Reproduced Steve Hill National Flag of the 5th New Hampshire Volunteer Infantry.  It is all silk with hand- painted stars and text.

Musterfield Farm
 Sutton, New Hampshire
November 2008

Photo by George Hall

Strawbery Banke
Portsmouth, New Hampshire
   Summer 2011

Memorial honoring all New Hampshire Regiments
that fought during the War of the Rebellion
Laconia, New Hampshire



How often will the unit meet? 

There is one general business annual meeting held on a weekend day typically in the month January. We encourage all members to attend this meeting as we set the event schedule for the upcoming season and discuss other important matters.

Are there any attendance requirements? 

Yes. A member must attend a minimum of two regimental functions, one maximum effort event and at least one other weekend event, meeting, historical presentation, parade, and similar official functions set forth by the executive board. 

What about discipline? 

The 5th NHV (the Fifth) abides by a military chain of command. We desire to reenact with greater commitment to authenticity and military procedure and protocol than many of the groups that are out there to more accurately reflect the Civil War soldier. Although mechanisms for enforcing the standards are in place, it is expected that individuals who join the Fifth are mature and dedicated and will behave accordingly Positive attitude, cooperation, and initiative are desirable attributes.

Who commands the unit? 

Recommended by the board of directors, candidates for the positions of officers, first sergeants, sergeants and corporals are voted on by the membership based on leadership qualities, subject matter knowledge, enthusiasm, event participation and other proficiencies and qualities. 


How are the candidates selected? 

Candidates are elected by the general membership from a slate of members deemed qualified by the officers and Board of Directors. 

What is the maximum number of officers? 

The number of officers and NCO's is determined by need. Typically the Fifth has 1 officer, 2 corporals, 1st and 2nd sergeants, and a quartermaster. If we only have a few men at a given event, the highest-ranking man would be  in charge.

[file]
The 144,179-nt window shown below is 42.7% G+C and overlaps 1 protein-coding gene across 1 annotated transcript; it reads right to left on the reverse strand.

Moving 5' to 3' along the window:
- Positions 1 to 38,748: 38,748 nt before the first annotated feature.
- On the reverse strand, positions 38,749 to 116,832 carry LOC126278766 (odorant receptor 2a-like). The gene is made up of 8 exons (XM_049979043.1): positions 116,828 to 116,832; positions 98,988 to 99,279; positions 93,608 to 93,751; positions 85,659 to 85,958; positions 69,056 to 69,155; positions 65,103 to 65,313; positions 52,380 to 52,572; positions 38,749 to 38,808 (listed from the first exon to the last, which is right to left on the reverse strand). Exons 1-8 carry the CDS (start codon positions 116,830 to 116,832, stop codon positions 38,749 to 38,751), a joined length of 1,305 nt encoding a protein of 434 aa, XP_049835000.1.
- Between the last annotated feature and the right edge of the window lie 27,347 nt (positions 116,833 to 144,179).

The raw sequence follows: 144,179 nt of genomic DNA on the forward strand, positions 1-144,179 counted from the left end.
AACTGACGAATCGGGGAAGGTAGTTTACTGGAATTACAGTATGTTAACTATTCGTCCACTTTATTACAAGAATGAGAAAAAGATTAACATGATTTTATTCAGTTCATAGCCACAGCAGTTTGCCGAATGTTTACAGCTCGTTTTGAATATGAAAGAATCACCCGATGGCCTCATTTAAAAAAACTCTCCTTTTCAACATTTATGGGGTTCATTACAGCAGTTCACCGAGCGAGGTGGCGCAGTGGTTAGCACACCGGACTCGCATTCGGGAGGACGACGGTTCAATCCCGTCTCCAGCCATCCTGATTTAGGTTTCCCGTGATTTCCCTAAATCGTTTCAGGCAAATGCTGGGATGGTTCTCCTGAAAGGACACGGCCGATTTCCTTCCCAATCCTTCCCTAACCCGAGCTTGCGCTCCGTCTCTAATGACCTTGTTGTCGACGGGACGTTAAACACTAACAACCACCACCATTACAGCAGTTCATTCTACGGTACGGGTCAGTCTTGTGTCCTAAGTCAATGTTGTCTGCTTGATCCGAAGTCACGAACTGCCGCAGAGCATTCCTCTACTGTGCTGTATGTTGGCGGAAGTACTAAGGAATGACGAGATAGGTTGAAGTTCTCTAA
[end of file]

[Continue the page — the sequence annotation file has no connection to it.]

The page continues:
Why are annual dues collected? 

A certain amount of money is necessary to purchase insurance coverage, pay for food for one local event, registration at southern events and to pay the transportation costs to one southern event.

What are the Board of Directors' responsibilities? 

The Board of Directors acts as the governing body of the unit in all matters when not actually on the field. The Board monitors the activities of the those who oversee event coordination, expenditures, and manage other company business on a day-to-day basis affairs. 

What about Civilians? 

The Fifth encourages those who wish to participate as period civilians, either as a sutler, minister, civilian, or Sanitary Commission, however this impression is typically practical at local events. Understanding that the Fifth is a campaigner group, one would not normally see the aforementioned types on the march. At present, we do not have a civilian contingent per se, as we are primarily a military organization. That being said, we welcome the opportunity to assist authentic civilians in any way and to interact with them in the field in a meaningful and historically
accurate context. 

Can anyone fall in with the Fifth? 

This really depends on the quality of your impression and your commitment to the hobby. Remember, we are very serious about this hobby and uphold the highest standards regarding a quality impression. However, we enjoy the camaraderie and fun associated with the hobby. So if you are willing to abide by our rules and participate fully in the unit's activities, then we extend an invitation to you. 

What is your affiliation? 

The Fifth Regiment New Hampshire Volunteers, is a member of the National Regiment.  Please click here for information.


The 5th New Hampshire Volunteers, Co. A, 1st Division, Second Corps, with support from the

3rd Vermont, proudly honor and rededicate the Lancaster, New Hampshire grave site of

Colonel Edward E. Cross, who died at the Battle of Gettysburg in Pennsylvania, July 2, 1863.